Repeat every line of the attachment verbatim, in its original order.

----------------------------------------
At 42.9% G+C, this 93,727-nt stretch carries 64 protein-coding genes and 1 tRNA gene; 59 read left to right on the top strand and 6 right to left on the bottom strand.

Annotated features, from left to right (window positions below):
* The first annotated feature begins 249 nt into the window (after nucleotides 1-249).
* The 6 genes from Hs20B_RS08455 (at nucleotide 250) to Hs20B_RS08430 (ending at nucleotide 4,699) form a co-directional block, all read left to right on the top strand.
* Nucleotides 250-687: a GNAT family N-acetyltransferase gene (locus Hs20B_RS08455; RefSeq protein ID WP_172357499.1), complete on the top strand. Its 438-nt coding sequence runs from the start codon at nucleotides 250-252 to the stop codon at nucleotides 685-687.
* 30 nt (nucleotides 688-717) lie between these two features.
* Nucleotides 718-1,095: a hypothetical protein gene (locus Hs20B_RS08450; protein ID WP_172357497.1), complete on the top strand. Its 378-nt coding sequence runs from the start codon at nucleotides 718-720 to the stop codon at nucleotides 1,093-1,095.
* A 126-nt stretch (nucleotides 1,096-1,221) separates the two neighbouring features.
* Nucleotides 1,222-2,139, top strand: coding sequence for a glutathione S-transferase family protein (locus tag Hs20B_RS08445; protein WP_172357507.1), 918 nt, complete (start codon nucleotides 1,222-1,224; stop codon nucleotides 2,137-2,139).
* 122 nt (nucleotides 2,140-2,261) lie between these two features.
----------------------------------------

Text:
At 42.9% G+C, this 93,727-nt stretch carries 64 protein-coding genes and 1 tRNA gene; 59 read left to right on the top strand and 6 right to left on the bottom strand.

Annotated features, from left to right (window positions below):
* The first annotated feature begins 249 nt into the window (after nucleotides 1-249).
* The 6 genes from Hs20B_RS08455 (at nucleotide 250) to Hs20B_RS08430 (ending at nucleotide 4,699) form a co-directional block, all read left to right on the top strand.
* Nucleotides 250-687: a GNAT family N-acetyltransferase gene (locus Hs20B_RS08455; RefSeq protein ID WP_172357499.1), complete on the top strand. Its 438-nt coding sequence runs from the start codon at nucleotides 250-252 to the stop codon at nucleotides 685-687.
* 30 nt (nucleotides 688-717) lie between these two features.
* Nucleotides 718-1,095: a hypothetical protein gene (locus Hs20B_RS08450; protein ID WP_172357497.1), complete on the top strand. Its 378-nt coding sequence runs from the start codon at nucleotides 718-720 to the stop codon at nucleotides 1,093-1,095.
* A 126-nt stretch (nucleotides 1,096-1,221) separates the two neighbouring features.
* Nucleotides 1,222-2,139, top strand: coding sequence for a glutathione S-transferase family protein (locus tag Hs20B_RS08445; protein WP_172357507.1), 918 nt, complete (start codon nucleotides 1,222-1,224; stop codon nucleotides 2,137-2,139).
* 122 nt (nucleotides 2,140-2,261) lie between these two features.